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An alleged flaw in the LinkSys by Cisco WRT160N and WRT310N Wireless Internet Router that presents a serious potential security vulnerability has gone unacknowledged and ignored by Cisco for months

Last update posted 18 February 2010. See the updates to this article below.

Article by Bill Gerrard - February 9, 2010

Messages posted by users of the LinkSys by Cisco WRT160N Wireless Internet Router and Linksys by Cisco WRT310N Wireless-N Gigabit Router have been appearing on Twitter, Facebook, blogs and even on the LinkSys by Cisco User Support Forum. The stories have all been the same. At random times, the user of the LinkSys by Cisco WRT160N Wireless Internet Router attempts to view one Internet website such as and another unrelated website (e.g. is displayed instead. The websites vary but the symptoms are the same, the user is redirected to the wrong website.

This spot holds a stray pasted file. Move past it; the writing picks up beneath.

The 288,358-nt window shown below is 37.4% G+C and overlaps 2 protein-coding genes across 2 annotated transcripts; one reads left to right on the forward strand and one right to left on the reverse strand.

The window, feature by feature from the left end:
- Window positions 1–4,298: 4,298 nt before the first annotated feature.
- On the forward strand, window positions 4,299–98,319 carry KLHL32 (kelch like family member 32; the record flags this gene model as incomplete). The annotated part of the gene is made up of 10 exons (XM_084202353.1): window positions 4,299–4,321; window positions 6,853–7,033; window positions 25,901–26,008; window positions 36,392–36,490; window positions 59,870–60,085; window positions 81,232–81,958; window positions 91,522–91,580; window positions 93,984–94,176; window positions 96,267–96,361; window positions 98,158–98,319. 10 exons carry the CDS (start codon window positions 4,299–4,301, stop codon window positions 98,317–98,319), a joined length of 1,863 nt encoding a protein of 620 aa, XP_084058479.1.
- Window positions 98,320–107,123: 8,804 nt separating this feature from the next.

Probable Reason and Workaround

User "wbundrick" on the Cisco forum provides the following information with a workaround that resolves the issue until Cisco decides to step up, acknowledge and fix the problem at the source.

Nov 10 2009:

It's likely that the problem in part or in whole is because the LinkSys by Cisco WRT160N Wireless Internet Router is acting as a DNS proxy (and perhaps as a cache), as evident by the fact that the WRT160N is assigning its own IP as the primary DNS in the DHCP configuration it sends to connected PCs. In theory this is a nice feature for a router to slightly speed things up. But it is apparently broken, and broken in a big way.

I've just configured the TCP/IP on my PC to not automatically obtain DNS server addresses, instead I put in my ISP's servers manually. We'll see if this bypasses the problem.

Nov 12 2009:

Everything has been absolutely trouble-free since I manually took the router address out of my DNS server list two days ago. I'm satisfied that the DNS proxy dis-service that is built into the WRT160N is entirely responsible for the screwy DNS issues described above.